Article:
Author profile picture

Noland Arbaugh, a 29-year-old paralyzed patient, has broken new ground by playing chess using a Neuralink brain chip. This chip enables him to control a cursor on a screen and engage in strategic games, which he thought he had lost forever. Developed by Elon Musk’s company, the technology showcased Arbaugh’s remarkable ability to interact with a computer solely through the chip, highlighting a significant leap forward for paralyzed individuals. Despite past controversies regarding Neuralink’s animal testing, this human trial marks a potential revolution in healthcare, offering new hope and autonomy to those with severe disabilities.

A monumental chess match

The 29-year-old Arbaugh’s life altered drastically following an accident that left him paralyzed from the shoulders down. The subsequent despair, a common sentiment among paralyzed patients, seemed unassailable until the intervention by Neuralink’s brain chip. In a demonstration that could have easily been a scene from a high-tech thriller, Arbaugh played a game of chess on a live stream, using only his thoughts to move the pieces.

The implantation took place in January, with Arbaugh becoming the first human to receive Neuralink’s brain chip designed to help communicate with computers. Initially tested on animals, such as the monkey that played the game Pong without a physical controller, the technology has now been successfully demonstrated in a human subject.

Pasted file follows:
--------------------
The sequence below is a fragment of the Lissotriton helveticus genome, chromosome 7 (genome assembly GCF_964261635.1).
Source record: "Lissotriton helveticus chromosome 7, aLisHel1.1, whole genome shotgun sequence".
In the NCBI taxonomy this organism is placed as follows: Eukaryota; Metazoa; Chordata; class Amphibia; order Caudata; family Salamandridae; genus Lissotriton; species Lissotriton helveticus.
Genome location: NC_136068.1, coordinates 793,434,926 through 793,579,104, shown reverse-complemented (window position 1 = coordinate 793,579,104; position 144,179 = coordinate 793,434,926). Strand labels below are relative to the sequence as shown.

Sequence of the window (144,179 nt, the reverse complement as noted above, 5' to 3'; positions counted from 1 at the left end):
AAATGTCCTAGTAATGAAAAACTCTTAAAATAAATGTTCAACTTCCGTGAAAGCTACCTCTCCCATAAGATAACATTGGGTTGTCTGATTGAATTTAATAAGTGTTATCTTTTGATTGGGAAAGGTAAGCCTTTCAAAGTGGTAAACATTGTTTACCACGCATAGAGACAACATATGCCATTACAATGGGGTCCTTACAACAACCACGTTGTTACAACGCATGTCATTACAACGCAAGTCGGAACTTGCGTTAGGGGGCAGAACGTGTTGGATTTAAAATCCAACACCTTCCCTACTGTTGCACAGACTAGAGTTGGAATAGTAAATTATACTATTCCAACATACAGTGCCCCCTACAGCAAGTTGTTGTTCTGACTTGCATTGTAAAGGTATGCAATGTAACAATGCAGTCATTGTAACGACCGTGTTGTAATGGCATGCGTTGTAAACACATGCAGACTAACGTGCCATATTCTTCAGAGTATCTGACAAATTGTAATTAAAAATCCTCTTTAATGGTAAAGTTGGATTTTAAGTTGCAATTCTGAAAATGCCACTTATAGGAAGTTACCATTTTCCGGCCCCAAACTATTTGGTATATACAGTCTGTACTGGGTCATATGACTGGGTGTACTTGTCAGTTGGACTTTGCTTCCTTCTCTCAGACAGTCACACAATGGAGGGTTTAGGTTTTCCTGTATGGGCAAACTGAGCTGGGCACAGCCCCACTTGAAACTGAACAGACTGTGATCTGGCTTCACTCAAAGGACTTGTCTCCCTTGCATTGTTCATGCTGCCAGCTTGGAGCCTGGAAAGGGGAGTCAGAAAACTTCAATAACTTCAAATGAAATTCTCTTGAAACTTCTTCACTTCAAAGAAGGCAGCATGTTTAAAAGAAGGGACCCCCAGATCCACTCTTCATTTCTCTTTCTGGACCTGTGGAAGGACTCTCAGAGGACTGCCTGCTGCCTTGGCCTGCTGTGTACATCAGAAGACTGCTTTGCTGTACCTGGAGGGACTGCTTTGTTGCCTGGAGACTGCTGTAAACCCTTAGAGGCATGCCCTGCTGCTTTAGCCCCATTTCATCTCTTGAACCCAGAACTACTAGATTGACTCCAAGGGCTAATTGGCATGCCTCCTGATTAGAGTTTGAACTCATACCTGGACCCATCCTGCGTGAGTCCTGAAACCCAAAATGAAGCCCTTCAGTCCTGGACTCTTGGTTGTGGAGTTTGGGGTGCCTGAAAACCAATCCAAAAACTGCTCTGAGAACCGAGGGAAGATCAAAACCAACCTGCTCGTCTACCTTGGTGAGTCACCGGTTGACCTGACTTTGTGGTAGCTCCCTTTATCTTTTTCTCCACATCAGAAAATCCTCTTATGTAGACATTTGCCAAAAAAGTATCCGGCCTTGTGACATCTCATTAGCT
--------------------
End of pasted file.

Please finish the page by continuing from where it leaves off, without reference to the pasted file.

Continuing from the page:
Changing lives with thought control

Neuralink’s progress wasn’t without its hurdles. The company faced skepticism and concern, mainly after Reuters reported FDA findings of data tracking and quality controls issues in their animal trials. Regardless, the successful human trial with Arbaugh has positioned Neuralink at the forefront of brain-computer interface (BCI) technology.

BCIs are not a new concept. Various scientists and entrepreneurs have been honing these devices, which are placed on the brain’s surface, picking up neural signals through electrodes. The rapid advancement of artificial intelligence and machine learning has propelled the development of BCIs, with Neuralink’s version featuring a thousand electrodes.

Restoring lost connections

The innovation extends beyond playing chess or controlling a cursor. For individuals like Arbaugh, it’s a restoration of independence. He expressed his gratitude in the live stream, noting the ability to play the strategy game Civilization VI for the first time since his accident. “I had given up hope,” he said, “but you (Neuralink) gave me the opportunity to play it again.”

Neuralink’s BCI, with its advanced electrode system, does not just allow for simple commands. It’s a gateway to understanding the brain’s complex network of 86 billion cells, each making an average of 10,000 connections. This technology could pave the way for even greater insights into the brain’s function and its potential for learning and adaptation.